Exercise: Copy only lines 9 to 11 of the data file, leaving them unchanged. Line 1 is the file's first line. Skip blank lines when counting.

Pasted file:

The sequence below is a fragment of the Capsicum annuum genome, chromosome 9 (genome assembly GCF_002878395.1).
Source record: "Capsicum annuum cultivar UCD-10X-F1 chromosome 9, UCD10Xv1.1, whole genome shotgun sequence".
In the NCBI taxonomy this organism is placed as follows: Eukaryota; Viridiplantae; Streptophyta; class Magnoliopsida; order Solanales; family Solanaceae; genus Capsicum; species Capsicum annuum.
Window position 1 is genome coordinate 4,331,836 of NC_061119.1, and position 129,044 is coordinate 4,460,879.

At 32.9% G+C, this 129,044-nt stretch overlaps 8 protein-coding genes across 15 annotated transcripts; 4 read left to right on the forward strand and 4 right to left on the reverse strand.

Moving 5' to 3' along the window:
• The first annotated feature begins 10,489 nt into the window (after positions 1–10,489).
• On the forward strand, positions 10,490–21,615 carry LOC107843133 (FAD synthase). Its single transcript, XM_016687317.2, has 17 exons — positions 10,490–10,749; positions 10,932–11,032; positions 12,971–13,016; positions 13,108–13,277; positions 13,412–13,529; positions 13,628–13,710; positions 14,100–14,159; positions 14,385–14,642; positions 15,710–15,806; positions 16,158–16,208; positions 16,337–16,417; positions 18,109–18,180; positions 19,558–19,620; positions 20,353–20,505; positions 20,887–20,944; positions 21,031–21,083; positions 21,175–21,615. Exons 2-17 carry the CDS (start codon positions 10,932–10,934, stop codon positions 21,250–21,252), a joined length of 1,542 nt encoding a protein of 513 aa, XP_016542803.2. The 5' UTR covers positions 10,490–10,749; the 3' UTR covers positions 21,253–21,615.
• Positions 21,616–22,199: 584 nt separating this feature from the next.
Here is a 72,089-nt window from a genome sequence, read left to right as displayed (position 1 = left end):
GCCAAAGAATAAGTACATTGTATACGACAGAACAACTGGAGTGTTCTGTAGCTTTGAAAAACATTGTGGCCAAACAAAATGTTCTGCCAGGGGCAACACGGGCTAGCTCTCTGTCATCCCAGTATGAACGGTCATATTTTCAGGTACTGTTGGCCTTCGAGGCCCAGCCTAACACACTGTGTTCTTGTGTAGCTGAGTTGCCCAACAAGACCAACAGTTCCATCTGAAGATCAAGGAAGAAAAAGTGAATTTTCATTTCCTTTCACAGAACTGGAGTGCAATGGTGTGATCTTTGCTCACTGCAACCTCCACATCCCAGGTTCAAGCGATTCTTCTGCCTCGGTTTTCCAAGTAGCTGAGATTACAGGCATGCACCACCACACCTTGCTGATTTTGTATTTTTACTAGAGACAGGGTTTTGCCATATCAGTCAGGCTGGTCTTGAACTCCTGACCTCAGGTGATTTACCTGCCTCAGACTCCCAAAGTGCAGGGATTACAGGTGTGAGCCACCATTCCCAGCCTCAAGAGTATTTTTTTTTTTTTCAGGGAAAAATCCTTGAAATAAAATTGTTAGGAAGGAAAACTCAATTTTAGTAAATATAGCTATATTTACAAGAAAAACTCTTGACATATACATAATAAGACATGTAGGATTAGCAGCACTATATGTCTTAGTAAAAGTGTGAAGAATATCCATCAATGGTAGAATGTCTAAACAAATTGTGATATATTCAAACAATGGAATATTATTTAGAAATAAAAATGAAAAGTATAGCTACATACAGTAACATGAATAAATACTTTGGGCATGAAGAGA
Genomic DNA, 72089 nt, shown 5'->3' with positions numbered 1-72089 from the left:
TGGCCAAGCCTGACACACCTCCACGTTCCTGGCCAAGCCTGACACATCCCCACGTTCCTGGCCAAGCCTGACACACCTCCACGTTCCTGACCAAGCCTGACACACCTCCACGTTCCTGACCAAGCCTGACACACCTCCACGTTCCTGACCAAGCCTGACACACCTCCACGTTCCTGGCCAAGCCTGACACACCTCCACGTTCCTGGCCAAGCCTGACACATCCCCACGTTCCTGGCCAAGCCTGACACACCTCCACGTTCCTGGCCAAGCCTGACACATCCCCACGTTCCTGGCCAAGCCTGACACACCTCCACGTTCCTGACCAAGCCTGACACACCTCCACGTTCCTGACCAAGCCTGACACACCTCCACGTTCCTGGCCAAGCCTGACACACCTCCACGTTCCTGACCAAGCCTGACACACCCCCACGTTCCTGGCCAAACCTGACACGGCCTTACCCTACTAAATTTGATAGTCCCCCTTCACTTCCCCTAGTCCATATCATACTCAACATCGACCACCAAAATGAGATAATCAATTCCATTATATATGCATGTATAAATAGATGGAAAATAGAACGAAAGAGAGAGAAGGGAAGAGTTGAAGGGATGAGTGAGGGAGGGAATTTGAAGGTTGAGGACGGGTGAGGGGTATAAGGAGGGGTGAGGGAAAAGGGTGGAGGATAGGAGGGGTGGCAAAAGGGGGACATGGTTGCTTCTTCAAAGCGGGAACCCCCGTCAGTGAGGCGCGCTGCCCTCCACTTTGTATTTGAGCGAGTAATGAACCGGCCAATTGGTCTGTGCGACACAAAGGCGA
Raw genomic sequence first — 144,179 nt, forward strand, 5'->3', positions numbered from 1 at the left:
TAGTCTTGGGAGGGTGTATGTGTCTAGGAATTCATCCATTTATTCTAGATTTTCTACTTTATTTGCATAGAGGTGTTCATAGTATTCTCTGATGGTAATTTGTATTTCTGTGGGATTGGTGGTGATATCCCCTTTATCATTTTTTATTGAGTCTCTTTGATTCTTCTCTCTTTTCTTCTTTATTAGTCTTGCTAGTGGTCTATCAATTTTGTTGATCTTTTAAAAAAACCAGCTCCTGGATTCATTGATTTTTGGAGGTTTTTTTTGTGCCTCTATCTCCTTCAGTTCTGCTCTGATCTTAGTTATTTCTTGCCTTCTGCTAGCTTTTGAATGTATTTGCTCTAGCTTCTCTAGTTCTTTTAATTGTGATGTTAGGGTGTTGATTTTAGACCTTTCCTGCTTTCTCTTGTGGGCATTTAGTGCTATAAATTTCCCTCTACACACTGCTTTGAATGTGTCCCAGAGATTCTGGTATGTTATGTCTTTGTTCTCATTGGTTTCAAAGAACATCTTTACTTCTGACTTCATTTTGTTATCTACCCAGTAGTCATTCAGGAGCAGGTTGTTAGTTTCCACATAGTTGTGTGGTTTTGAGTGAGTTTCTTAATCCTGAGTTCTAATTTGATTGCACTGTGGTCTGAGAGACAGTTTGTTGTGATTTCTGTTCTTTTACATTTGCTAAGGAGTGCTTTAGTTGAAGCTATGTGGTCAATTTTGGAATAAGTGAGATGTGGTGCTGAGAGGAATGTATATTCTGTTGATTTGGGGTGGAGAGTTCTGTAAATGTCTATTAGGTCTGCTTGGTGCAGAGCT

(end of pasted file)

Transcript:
• Positions 21,616–22,199: 584 nt separating this feature from the next.
Here is a 72,089-nt window from a genome sequence, read left to right as displayed (position 1 = left end):
GCCAAAGAATAAGTACATTGTATACGACAGAACAACTGGAGTGTTCTGTAGCTTTGAAAAACATTGTGGCCAAACAAAATGTTCTGCCAGGGGCAACACGGGCTAGCTCTCTGTCATCCCAGTATGAACGGTCATATTTTCAGGTACTGTTGGCCTTCGAGGCCCAGCCTAACACACTGTGTTCTTGTGTAGCTGAGTTGCCCAACAAGACCAACAGTTCCATCTGAAGATCAAGGAAGAAAAAGTGAATTTTCATTTCCTTTCACAGAACTGGAGTGCAATGGTGTGATCTTTGCTCACTGCAACCTCCACATCCCAGGTTCAAGCGATTCTTCTGCCTCGGTTTTCCAAGTAGCTGAGATTACAGGCATGCACCACCACACCTTGCTGATTTTGTATTTTTACTAGAGACAGGGTTTTGCCATATCAGTCAGGCTGGTCTTGAACTCCTGACCTCAGGTGATTTACCTGCCTCAGACTCCCAAAGTGCAGGGATTACAGGTGTGAGCCACCATTCCCAGCCTCAAGAGTATTTTTTTTTTTTTCAGGGAAAAATCCTTGAAATAAAATTGTTAGGAAGGAAAACTCAATTTTAGTAAATATAGCTATATTTACAAGAAAAACTCTTGACATATACATAATAAGACATGTAGGATTAGCAGCACTATATGTCTTAGTAAAAGTGTGAAGAATATCCATCAATGGTAGAATGTCTAAACAAATTGTGATATATTCAAACAATGGAATATTATTTAGAAATAAAAATGAAAAGTATAGCTACATACAGTAACATGAATAAATACTTTGGGCATGAAGAGA